“She was there from Friday to Sunday but did not undergo any operation. It was on Sunday that the doctor on duty decided to carry out the operation. Maybe the doctor was compassionate about her situation because she is a woman. She asked us to bring the blood. Earlier, they requested a bag of blood, but at that point, they requested seven bags due to the blood she had lost.”
“Before Magrib (the second to the last Islamic prayers around 6:30 pm), she was called for the operation. After they took her in, the doctor who led the team came out and asked for her husband. We knew that we have signed everything in the agreement. She told us that Sha’awa’s survival chances had gone beyond the expected level because she was in an abnormal condition and unconscious,” she narrated.
It took just about 30 minutes to bring out the dead baby, but the entire operation procedure lasted for over five hours.
The experience was traumatic for Zainab, who is also about eight months pregnant, especially as she watched two other women give up the ghost while her sister was in the operation theatre.
“A woman who had given birth to twins lost her life while waiting for my sister to come out of the room. I was so devastated seeing that woman die,” she said.
After her sister’s operation, she was wheeled into the recovery room. She had displayed signs of recovery, to the point that she had already started taking tea, but when Zainab returned to the room in the morning from their car where she passed the night, she met her mother trying to resuscitate Sha’awa.
“She later started vomiting, and when I called the attention of the nurses and a doctor, they did not have anything to check her no stethoscope, no oxygen, no ventilator and other things. When she started losing breath, they started thinking of where to get a stethoscope, but they couldn’t find any. They later found one on the ground floor to check and confirm that she had died.”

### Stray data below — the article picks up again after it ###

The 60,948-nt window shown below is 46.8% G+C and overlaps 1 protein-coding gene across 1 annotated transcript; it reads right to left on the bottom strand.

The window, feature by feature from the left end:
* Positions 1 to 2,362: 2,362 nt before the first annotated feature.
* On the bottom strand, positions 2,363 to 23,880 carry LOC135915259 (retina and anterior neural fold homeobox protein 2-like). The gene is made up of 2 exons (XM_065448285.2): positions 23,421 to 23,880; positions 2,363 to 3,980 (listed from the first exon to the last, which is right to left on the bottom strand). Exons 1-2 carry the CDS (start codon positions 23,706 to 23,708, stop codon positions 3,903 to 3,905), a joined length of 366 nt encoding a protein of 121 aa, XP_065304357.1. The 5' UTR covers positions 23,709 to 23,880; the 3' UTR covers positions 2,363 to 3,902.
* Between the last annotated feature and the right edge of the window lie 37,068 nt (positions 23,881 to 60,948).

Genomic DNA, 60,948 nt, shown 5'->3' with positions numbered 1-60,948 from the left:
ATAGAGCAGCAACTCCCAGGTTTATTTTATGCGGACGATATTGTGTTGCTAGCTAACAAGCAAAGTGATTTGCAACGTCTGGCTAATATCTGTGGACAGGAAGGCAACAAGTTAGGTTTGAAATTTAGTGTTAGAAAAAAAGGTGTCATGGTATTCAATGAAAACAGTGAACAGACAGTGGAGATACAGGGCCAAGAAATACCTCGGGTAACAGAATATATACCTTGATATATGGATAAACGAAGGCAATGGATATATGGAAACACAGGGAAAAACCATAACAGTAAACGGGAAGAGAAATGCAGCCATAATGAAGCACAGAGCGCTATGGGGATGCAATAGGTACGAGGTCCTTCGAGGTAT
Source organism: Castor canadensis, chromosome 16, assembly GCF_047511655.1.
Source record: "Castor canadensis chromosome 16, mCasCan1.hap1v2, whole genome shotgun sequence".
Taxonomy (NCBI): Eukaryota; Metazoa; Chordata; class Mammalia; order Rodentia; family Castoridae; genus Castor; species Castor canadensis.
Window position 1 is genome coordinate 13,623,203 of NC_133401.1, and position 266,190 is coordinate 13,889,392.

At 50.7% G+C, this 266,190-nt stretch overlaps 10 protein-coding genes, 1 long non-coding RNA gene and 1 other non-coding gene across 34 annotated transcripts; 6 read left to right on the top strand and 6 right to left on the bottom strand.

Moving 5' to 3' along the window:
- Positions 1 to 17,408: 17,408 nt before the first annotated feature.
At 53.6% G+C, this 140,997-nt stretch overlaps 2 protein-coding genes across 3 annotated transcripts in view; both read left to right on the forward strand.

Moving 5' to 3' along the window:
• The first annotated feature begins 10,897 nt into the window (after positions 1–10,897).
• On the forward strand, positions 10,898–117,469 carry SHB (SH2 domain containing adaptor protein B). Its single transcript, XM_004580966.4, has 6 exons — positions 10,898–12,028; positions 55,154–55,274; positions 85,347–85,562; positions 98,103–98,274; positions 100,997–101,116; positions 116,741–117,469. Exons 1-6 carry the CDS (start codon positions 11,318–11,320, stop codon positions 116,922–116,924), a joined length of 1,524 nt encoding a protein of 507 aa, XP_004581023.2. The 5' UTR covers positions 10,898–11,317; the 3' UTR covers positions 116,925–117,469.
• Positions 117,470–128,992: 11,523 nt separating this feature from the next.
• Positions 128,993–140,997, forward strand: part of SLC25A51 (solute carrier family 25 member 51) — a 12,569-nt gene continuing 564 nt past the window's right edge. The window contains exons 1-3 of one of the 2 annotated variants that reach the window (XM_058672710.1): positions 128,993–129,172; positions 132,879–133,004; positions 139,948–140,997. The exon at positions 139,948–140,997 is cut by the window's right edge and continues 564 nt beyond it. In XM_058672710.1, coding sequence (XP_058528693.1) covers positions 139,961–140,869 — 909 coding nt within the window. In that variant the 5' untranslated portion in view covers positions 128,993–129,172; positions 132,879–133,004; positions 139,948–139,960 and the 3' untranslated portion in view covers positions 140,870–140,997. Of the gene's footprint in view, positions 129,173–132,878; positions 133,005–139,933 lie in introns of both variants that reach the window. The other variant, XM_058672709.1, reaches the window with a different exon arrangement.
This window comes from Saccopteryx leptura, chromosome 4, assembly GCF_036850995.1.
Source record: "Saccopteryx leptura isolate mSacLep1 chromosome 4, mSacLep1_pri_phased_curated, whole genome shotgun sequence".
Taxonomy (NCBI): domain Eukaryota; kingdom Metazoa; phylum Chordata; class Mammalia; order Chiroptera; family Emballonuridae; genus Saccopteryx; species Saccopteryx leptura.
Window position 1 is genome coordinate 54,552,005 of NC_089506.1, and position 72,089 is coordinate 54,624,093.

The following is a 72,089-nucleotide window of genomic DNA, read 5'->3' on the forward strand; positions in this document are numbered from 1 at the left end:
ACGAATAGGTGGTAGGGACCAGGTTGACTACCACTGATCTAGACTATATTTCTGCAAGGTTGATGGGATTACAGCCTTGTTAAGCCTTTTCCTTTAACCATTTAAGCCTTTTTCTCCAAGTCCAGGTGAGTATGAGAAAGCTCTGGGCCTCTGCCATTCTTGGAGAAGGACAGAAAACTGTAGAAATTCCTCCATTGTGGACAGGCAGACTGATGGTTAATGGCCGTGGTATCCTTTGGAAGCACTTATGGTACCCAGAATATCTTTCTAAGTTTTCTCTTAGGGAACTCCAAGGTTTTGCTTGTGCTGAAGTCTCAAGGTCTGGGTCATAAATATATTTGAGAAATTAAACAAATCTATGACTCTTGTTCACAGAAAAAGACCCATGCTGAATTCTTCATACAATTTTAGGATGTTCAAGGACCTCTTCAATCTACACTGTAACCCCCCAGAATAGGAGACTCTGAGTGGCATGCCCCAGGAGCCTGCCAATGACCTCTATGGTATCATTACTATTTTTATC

“It was a devastating experience for me. We were treated badly, and our time was wasted, among many other things. In the end, we lost our sister’s life due to negligence,” Zainab said while appealing to all concerned persons and authorities to help her get justice for her sister.”
Last week, her call-for-help audio recording had gone viral and became one of the most forwarded voice notes on WhatsApp.
Responding to this call, the International Federation of Women Lawyers (FIDA), Kano State chapter, said they would not rest until justice is served in the case. The chairperson of the chapter, Bilkisu Suleiman, told Daily Trust Saturday that the federation would meet with Zainab and stakeholders, not only in the legal and human rights sector but also in the Nigerian Medical Association (NMA) to look at the facts and take the necessary action.
Similarly, the Kano and Jigawa Professionals Forum has decided to look into the matter. It was gathered that the forum has already set up a five-man committee, headed by a former president of the Nigerian Bar Association (NBA), Abubakar B. Mahmud, a Senior Advocate of Nigeria (SAN), while the renowned professor of medicine, Musa Borodo and former president of the Nigerian Guild of Editors (NGE), Baba Dantiye, among others, are members.